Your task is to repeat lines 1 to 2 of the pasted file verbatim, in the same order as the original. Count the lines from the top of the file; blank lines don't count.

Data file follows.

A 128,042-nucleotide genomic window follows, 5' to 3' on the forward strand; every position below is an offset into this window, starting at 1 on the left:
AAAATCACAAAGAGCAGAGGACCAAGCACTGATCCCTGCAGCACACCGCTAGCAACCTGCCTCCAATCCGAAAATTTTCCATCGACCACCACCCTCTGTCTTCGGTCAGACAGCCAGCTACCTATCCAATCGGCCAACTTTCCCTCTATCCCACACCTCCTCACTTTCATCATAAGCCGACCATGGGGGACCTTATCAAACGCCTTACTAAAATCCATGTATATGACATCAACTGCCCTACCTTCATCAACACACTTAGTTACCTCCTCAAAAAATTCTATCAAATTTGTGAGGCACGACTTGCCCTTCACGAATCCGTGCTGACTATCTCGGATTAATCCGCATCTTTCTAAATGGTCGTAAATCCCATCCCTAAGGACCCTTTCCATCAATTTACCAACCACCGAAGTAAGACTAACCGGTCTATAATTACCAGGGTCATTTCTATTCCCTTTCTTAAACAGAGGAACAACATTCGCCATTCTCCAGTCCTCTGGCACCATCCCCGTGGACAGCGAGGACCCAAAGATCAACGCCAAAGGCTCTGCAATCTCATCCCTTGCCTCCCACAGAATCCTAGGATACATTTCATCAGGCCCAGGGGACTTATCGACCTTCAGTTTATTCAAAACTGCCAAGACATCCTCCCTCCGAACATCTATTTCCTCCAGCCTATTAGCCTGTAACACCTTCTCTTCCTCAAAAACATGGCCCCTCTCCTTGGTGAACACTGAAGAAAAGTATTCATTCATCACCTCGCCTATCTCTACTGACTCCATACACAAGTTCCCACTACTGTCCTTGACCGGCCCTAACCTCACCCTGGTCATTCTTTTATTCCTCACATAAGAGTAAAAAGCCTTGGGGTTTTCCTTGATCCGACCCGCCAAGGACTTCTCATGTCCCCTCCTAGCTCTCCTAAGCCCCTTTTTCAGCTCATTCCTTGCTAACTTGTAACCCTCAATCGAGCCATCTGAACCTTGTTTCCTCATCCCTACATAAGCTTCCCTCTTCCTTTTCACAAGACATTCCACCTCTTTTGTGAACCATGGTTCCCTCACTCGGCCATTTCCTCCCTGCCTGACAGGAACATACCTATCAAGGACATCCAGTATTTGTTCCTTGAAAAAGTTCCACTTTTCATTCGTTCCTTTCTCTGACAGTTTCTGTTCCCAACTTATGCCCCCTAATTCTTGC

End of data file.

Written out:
A 128,042-nucleotide genomic window follows, 5' to 3' on the forward strand; every position below is an offset into this window, starting at 1 on the left:
AAAATCACAAAGAGCAGAGGACCAAGCACTGATCCCTGCAGCACACCGCTAGCAACCTGCCTCCAATCCGAAAATTTTCCATCGACCACCACCCTCTGTCTTCGGTCAGACAGCCAGCTACCTATCCAATCGGCCAACTTTCCCTCTATCCCACACCTCCTCACTTTCATCATAAGCCGACCATGGGGGACCTTATCAAACGCCTTACTAAAATCCATGTATATGACATCAACTGCCCTACCTTCATCAACACACTTAGTTACCTCCTCAAAAAATTCTATCAAATTTGTGAGGCACGACTTGCCCTTCACGAATCCGTGCTGACTATCTCGGATTAATCCGCATCTTTCTAAATGGTCGTAAATCCCATCCCTAAGGACCCTTTCCATCAATTTACCAACCACCGAAGTAAGACTAACCGGTCTATAATTACCAGGGTCATTTCTATTCCCTTTCTTAAACAGAGGAACAACATTCGCCATTCTCCAGTCCTCTGGCACCATCCCCGTGGACAGCGAGGACCCAAAGATCAACGCCAAAGGCTCTGCAATCTCATCCCTTGCCTCCCACAGAATCCTAGGATACATTTCATCAGGCCCAGGGGACTTATCGACCTTCAGTTTATTCAAAACTGCCAAGACATCCTCCCTCCGAACATCTATTTCCTCCAGCCTATTAGCCTGTAACACCTTCTCTTCCTCAAAAACATGGCCCCTCTCCTTGGTGAACACTGAAGAAAAGTATTCATTCATCACCTCGCCTATCTCTACTGACTCCATACACAAGTTCCCACTACTGTCCTTGACCGGCCCTAACCTCACCCTGGTCATTCTTTTATTCCTCACATAAGAGTAAAAAGCCTTGGGGTTTTCCTTGATCCGACCCGCCAAGGACTTCTCATGTCCCCTCCTAGCTCTCCTAAGCCCCTTTTTCAGCTCATTCCTTGCTAACTTGTAACCCTCAATCGAGCCATCTGAACCTTGTTTCCTCATCCCTACATAAGCTTCCCTCTTCCTTTTCACAAGACATTCCACCTCTTTTGTGAACCATGGTTCCCTCACTCGGCCATTTCCTCCCTGCCTGACAGGAACATACCTATCAAGGACATCCAGTATTTGTTCCTTGAAAAAGTTCCACTTTTCATTCGTTCCTTTCTCTGACAGTTTCTGTTCCCAACTTATGCCCCCTAATTCTTGC